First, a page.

2016 NFL Offseason: Oakland Raiders

Oakland Raiders (Last Year: 7-9)

2016 NFL Season Preview:

Veteran Additions:
G/OT Kelechi Osemele, OLB Bruce Irvin, OLB Darren Bates, CB Sean Smith, S Reggie Nelson, S Brynden Trawick.
Early Draft Picks:
S Karl Joseph, DT Jihad Ward, DE/OLB Shilique Calhoun, QB Connor Cook, RB DeAndre Washington. Raiders Rookie Forecast
Offseason Losses:
WR Rod Streater, OT Khalif Barnes, OT J’Marcus Webb, G Tony Bergstrom, DE Justin Tuck, ILB Curtis Lofton, CB Charles Woodson, S Larry Asante.

2016 Oakland Raiders Offense:
When the Raiders trailed the Bengals, 33-0, entering the fourth quarter of the 2015 season opener, it appeared as though it was going to be another long year for a franchise that hasn’t made a playoff appearance since 2002. However, they rebounded nicely, winning four of their next six, averaging 28.6 points per game between Weeks 2 and 9. The Raiders slowed down after that because Amari Cooper labored through an injury, but it was definitely apparent that the foundation is in place for Oakland to finally end its postseason drought.

Derek Carr is obviously a major reason for this. He made great strides in his sophomore campaign, throwing 32 touchdowns compared to just 13 interceptions. He was also just 13 yards shy of hitting the 4,000-yard barrier. His completion percentage (61.1) and YPA (7.0) must improve, but that should be possible with a better supporting cast surrounding him in 2016.

The Raiders didn’t add any offensive play-makers this offseason unless the mid-round choice on running back DeAndre Washington counts. However, Cooper will be entering his sophomore campaign, so he’ll become more dominant. Cooper tallied 72 receptions for 1,070 yards and six touchdowns as a rookie despite dealing with a foot injury that was so bad that the Oakland coaching staff considered shutting him down with a month to go in the regular season. Now healthy and more mature, Cooper seems poised for a huge sophomore year, and it’s not like defenses will be able to completely focus on him with Michael Crabtree on the other side of the field. Crabtree tied his career-high marks with 85 catches and nine touchdowns in 2015, and being more comfortable in the offense will allow him to perhaps even improve upon those statistics.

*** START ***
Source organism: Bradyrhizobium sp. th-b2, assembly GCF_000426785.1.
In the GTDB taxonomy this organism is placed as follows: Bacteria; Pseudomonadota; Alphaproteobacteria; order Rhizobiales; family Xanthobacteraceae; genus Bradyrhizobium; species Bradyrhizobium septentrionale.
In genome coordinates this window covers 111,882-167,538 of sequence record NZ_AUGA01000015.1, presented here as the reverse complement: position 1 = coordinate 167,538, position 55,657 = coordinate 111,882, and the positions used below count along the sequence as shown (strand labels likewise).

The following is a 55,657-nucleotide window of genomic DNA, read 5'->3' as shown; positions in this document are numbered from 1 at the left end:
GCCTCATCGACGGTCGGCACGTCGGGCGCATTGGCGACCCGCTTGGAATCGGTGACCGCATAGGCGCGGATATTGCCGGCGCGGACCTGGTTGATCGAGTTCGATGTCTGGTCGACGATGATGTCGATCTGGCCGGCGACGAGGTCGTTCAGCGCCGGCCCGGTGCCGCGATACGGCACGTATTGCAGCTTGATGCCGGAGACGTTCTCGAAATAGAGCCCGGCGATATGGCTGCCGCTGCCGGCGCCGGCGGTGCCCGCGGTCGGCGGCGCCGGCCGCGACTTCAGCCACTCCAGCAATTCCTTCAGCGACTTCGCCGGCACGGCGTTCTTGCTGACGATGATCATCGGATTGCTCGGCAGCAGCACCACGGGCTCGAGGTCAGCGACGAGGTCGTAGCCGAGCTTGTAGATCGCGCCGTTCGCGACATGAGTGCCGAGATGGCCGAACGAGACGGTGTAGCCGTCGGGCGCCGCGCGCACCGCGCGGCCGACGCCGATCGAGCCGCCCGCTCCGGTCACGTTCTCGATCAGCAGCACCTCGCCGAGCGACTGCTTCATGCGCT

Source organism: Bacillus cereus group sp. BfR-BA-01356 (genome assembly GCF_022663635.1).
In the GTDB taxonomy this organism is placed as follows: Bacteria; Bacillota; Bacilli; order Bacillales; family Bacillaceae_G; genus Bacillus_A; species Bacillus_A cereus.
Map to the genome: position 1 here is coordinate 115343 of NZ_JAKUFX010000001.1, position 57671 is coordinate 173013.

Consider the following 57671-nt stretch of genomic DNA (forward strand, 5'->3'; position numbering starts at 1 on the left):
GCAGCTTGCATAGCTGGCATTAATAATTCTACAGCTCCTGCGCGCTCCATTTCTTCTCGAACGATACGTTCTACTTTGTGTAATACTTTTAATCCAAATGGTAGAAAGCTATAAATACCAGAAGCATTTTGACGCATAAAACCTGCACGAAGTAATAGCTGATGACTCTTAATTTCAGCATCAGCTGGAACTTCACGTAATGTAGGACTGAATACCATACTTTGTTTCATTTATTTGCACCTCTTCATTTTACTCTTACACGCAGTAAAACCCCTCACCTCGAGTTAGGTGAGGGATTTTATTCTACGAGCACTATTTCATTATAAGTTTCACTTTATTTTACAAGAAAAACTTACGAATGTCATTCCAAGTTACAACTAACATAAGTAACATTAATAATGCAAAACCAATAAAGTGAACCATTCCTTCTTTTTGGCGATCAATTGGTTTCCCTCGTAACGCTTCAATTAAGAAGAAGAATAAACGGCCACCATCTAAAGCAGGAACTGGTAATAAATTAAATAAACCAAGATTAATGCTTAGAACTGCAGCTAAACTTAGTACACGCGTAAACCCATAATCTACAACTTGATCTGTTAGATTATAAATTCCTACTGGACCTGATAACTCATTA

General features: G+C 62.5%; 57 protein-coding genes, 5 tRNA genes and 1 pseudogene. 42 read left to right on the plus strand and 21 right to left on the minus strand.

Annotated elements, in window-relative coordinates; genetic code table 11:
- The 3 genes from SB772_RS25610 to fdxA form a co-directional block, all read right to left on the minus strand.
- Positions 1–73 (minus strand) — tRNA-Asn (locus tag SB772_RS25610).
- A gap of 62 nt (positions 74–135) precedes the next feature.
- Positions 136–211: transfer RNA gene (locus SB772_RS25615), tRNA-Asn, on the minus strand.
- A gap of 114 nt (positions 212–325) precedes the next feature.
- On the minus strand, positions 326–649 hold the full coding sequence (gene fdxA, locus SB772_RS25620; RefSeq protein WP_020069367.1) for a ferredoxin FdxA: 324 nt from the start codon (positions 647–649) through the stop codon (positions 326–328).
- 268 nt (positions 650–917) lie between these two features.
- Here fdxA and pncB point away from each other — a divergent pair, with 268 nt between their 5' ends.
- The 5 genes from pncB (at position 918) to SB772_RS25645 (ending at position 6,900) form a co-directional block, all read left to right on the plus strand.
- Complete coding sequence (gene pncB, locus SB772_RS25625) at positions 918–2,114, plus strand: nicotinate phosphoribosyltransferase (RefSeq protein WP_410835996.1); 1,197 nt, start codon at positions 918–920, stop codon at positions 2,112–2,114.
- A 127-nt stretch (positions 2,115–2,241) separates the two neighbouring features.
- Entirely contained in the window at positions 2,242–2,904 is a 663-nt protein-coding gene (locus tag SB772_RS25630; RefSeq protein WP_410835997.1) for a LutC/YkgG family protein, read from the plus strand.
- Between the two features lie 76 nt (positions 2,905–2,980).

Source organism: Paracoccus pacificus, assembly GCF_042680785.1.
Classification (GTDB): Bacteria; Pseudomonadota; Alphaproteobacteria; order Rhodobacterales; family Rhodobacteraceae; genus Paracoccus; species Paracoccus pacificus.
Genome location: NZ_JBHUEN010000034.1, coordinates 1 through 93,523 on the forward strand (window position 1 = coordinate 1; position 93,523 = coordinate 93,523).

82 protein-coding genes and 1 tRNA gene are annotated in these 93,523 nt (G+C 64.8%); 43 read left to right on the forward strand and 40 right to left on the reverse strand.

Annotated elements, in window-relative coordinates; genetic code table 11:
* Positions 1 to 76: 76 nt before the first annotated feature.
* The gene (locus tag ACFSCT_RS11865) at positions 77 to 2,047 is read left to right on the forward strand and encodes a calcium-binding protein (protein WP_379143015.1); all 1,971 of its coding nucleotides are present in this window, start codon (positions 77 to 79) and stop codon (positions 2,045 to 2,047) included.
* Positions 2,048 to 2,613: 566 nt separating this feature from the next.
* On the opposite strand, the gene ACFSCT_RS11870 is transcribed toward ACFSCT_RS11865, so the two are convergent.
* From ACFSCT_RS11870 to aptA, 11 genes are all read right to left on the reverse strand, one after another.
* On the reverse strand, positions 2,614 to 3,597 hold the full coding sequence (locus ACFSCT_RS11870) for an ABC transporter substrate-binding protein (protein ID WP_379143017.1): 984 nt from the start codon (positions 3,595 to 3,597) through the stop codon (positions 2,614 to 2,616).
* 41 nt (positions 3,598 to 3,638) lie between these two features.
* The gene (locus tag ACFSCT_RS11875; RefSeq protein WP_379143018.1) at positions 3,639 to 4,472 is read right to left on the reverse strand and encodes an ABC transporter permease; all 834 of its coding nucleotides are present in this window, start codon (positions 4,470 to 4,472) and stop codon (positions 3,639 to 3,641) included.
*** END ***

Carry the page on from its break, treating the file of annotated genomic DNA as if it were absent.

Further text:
The major upgrade the Raiders made this spring was signing Kelechi Osemele away from the Ravens. Osemele is one of the best guards in the NFL, so his presence will be huge for Carr’s development. The Raiders already had two potent interior blockers in Gabe Jackson and Rodney Hudson. With Osemele in place, it could be argued that Oakland has the league’s top interior line.

Oakland is also set on the edge of its front. Donald Penn was a free agent entering this offseason, so bringing him back was huge. Penn, however, just turned 33, so he could begin to decline in the near future. He could still have one or two solid years in the tank though, and the Raiders will obviously hope that’s the case. Penn will start across from right tackle Austin Howard, who isn’t a great blocker, but also doesn’t happen to be a liability.

The improved offensive line will definitely help bolster a lacking rushing attack. Latavius Murray registered 1,066 rushing yards in 2015, but his 4.0 YPC figure left much to be desired. That number should be better in 2016. If not, Washington, the fifth-round rookie who was mentioned earlier, could take over the job.

2016 Oakland Raiders Defense:
While Oakland’s offense showed much improvement last season, the defense hurt the team in too many games. The unit surrendered 24.9 points per contest, often forcing Carr to engage the opponent in a shootout, which was problematic late in the year when Cooper was dealing with a foot injury. The Raiders had to make appropriate upgrades to this side of the ball this offseason, especially with Charles Woodson retiring. Well, they certainly managed to bolster their roster in that regard.

Three big moves were made to fix the secondary. To replace Woodson and also upgrade the other safety spot, the Raiders signed former Bengal Reggie Nelson and used their first-round pick on Karl Joseph. Cincinnati didn’t try to re-sign Nelson because the team liked the younger Shawn Williams as a replacement, but Nelson led the NFL in interceptions last year. Nelson turns 33 in September, however, so it’s a good thing that Joseph was added as well. Joseph was drafted a bit earlier than expected, given that he was coming off an injury, but there’s no questioning his talent level.

The other upgrade that was made in the defensive backfield was signing Sean Smith to a 4-year, $40 million contract. Smith was an excellent cornerback for the Chiefs last season, and he happens to be in his prime right now, so this appeared to be a terrific signing. Smith will start across from David Amerson, who played very well last year despite the fact that the Redskins waived him in September. The Raiders scooped him up one day later and were certainly pleased with the results. Amerson always had the talent, but struggled in his final year at N.C. State and then in Washington. It appears as though Oakland has figured out to maximize his skill set.